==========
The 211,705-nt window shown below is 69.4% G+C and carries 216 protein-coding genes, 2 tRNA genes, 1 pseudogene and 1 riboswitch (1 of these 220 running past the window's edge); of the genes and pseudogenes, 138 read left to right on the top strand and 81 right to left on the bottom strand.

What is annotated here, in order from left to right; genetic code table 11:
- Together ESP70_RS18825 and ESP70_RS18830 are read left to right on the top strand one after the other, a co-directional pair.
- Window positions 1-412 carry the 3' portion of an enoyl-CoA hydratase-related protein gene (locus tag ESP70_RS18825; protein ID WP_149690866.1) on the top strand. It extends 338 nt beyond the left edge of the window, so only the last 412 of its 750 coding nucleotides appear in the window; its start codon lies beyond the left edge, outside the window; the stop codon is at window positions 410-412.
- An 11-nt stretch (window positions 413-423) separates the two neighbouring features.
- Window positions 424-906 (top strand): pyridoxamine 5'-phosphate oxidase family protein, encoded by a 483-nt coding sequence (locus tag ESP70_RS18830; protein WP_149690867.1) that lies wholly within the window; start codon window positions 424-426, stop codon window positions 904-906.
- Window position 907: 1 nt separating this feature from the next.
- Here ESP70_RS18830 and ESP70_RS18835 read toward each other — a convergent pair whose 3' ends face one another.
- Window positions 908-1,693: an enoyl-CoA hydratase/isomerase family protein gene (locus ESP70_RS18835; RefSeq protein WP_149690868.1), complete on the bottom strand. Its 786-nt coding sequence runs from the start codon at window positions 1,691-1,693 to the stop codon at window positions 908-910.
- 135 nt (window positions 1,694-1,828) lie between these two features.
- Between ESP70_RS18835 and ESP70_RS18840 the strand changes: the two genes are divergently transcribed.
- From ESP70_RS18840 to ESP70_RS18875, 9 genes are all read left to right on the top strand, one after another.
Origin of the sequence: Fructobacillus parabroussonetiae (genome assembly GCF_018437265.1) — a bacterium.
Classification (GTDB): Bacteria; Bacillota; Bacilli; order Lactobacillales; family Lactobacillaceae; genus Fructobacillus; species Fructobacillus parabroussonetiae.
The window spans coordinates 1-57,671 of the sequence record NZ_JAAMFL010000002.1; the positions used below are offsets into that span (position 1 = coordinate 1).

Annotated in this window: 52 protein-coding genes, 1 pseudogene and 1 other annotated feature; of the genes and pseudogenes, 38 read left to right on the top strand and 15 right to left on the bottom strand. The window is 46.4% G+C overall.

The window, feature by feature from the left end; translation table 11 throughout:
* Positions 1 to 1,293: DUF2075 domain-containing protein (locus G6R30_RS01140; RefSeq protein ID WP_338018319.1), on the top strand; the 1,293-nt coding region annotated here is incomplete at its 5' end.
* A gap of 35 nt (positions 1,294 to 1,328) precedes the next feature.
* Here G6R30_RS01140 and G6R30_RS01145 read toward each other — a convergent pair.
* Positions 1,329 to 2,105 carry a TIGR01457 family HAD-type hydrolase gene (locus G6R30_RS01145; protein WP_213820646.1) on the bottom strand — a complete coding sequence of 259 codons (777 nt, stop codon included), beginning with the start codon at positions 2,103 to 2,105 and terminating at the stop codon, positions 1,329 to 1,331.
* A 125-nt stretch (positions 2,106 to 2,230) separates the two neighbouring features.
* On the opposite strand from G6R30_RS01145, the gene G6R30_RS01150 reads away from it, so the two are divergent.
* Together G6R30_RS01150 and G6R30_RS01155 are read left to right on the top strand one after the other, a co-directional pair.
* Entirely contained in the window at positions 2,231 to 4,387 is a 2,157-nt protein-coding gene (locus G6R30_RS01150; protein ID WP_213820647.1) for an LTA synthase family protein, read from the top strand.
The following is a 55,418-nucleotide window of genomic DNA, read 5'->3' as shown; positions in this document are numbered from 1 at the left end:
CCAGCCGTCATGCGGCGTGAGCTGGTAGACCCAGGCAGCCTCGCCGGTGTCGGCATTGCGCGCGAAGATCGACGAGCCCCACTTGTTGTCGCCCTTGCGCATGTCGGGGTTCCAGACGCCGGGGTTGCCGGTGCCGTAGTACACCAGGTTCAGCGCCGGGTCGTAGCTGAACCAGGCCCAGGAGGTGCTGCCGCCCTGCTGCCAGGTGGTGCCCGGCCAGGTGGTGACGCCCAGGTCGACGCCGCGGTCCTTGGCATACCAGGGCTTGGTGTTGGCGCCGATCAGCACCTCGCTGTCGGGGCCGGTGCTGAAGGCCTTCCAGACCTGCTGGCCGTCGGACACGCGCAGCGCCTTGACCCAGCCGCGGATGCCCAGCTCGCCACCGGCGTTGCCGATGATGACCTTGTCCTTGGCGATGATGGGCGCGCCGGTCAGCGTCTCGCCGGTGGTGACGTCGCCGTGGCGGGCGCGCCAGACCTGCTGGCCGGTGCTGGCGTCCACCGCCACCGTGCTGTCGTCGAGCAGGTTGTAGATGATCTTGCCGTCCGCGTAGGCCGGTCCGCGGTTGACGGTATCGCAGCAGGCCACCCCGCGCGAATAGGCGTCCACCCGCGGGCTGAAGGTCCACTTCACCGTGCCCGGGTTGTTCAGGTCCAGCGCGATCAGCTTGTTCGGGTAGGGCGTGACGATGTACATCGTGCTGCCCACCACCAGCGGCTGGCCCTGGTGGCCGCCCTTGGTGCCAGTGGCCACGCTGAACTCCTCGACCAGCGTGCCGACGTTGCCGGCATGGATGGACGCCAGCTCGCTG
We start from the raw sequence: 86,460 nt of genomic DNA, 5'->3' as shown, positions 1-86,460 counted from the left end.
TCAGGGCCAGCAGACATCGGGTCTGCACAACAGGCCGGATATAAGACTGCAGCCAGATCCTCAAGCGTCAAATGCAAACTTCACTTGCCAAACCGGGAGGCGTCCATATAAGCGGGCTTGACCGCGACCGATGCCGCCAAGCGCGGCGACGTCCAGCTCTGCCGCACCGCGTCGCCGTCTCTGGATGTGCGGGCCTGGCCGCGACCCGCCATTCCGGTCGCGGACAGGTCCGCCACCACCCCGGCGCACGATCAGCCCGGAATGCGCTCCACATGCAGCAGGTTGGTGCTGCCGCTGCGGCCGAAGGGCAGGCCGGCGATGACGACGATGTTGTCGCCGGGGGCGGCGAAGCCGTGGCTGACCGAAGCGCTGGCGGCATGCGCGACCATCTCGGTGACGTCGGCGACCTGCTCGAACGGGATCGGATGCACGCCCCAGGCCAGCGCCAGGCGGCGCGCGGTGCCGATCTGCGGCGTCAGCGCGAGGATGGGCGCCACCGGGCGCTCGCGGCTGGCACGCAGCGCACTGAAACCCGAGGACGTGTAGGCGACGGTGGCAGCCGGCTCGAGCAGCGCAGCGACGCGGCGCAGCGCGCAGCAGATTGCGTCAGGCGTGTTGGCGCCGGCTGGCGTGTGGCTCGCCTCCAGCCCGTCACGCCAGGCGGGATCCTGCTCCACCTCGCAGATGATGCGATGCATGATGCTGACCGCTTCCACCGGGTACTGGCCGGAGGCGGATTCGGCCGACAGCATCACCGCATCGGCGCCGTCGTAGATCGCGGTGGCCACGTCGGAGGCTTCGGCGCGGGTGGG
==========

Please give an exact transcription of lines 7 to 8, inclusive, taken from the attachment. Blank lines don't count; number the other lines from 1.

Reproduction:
- Window position 907: 1 nt separating this feature from the next.
- Here ESP70_RS18830 and ESP70_RS18835 read toward each other — a convergent pair whose 3' ends face one another.